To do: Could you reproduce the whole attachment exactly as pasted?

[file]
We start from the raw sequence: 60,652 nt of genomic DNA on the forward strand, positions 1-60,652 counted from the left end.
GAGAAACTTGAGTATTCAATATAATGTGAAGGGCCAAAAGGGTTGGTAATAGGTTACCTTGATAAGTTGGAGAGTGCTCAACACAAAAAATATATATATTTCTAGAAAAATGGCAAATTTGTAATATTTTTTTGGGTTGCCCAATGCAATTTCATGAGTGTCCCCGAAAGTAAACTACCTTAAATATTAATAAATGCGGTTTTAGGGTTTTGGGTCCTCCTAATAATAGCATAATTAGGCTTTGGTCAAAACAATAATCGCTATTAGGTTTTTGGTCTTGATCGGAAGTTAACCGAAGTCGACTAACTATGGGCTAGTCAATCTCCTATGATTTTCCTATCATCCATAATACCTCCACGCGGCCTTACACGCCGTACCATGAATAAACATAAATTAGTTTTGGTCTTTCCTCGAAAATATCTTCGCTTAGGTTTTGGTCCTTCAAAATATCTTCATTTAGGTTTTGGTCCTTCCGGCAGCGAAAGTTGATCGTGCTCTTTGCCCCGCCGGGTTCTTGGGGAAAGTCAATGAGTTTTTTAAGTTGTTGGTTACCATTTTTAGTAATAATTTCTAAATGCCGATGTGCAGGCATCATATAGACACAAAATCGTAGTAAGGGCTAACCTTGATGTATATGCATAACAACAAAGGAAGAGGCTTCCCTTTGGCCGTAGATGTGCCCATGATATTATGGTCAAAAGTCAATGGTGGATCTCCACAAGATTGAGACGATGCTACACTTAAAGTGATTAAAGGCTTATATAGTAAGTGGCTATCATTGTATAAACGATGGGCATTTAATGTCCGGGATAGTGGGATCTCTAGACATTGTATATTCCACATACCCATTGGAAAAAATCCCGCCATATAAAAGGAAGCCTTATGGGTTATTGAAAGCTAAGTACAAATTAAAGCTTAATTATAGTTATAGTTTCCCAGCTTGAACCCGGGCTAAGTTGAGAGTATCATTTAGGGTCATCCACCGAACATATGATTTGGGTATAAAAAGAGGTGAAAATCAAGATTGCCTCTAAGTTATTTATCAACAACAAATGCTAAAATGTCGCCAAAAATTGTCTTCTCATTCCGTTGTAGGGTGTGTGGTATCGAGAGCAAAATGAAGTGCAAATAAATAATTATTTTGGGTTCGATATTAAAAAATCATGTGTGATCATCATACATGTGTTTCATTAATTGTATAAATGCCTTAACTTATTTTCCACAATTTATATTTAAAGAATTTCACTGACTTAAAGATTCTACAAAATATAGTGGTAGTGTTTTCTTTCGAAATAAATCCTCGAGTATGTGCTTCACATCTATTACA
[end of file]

We start from the raw sequence: 60,652 nt of genomic DNA on the forward strand, positions 1-60,652 counted from the left end.
GAGAAACTTGAGTATTCAATATAATGTGAAGGGCCAAAAGGGTTGGTAATAGGTTACCTTGATAAGTTGGAGAGTGCTCAACACAAAAAATATATATATTTCTAGAAAAATGGCAAATTTGTAATATTTTTTTGGGTTGCCCAATGCAATTTCATGAGTGTCCCCGAAAGTAAACTACCTTAAATATTAATAAATGCGGTTTTAGGGTTTTGGGTCCTCCTAATAATAGCATAATTAGGCTTTGGTCAAAACAATAATCGCTATTAGGTTTTTGGTCTTGATCGGAAGTTAACCGAAGTCGACTAACTATGGGCTAGTCAATCTCCTATGATTTTCCTATCATCCATAATACCTCCACGCGGCCTTACACGCCGTACCATGAATAAACATAAATTAGTTTTGGTCTTTCCTCGAAAATATCTTCGCTTAGGTTTTGGTCCTTCAAAATATCTTCATTTAGGTTTTGGTCCTTCCGGCAGCGAAAGTTGATCGTGCTCTTTGCCCCGCCGGGTTCTTGGGGAAAGTCAATGAGTTTTTTAAGTTGTTGGTTACCATTTTTAGTAATAATTTCTAAATGCCGATGTGCAGGCATCATATAGACACAAAATCGTAGTAAGGGCTAACCTTGATGTATATGCATAACAACAAAGGAAGAGGCTTCCCTTTGGCCGTAGATGTGCCCATGATATTATGGTCAAAAGTCAATGGTGGATCTCCACAAGATTGAGACGATGCTACACTTAAAGTGATTAAAGGCTTATATAGTAAGTGGCTATCATTGTATAAACGATGGGCATTTAATGTCCGGGATAGTGGGATCTCTAGACATTGTATATTCCACATACCCATTGGAAAAAATCCCGCCATATAAAAGGAAGCCTTATGGGTTATTGAAAGCTAAGTACAAATTAAAGCTTAATTATAGTTATAGTTTCCCAGCTTGAACCCGGGCTAAGTTGAGAGTATCATTTAGGGTCATCCACCGAACATATGATTTGGGTATAAAAAGAGGTGAAAATCAAGATTGCCTCTAAGTTATTTATCAACAACAAATGCTAAAATGTCGCCAAAAATTGTCTTCTCATTCCGTTGTAGGGTGTGTGGTATCGAGAGCAAAATGAAGTGCAAATAAATAATTATTTTGGGTTCGATATTAAAAAATCATGTGTGATCATCATACATGTGTTTCATTAATTGTATAAATGCCTTAACTTATTTTCCACAATTTATATTTAAAGAATTTCACTGACTTAAAGATTCTACAAAATATAGTGGTAGTGTTTTCTTTCGAAATAAATCCTCGAGTATGTGCTTCACATCTATTACA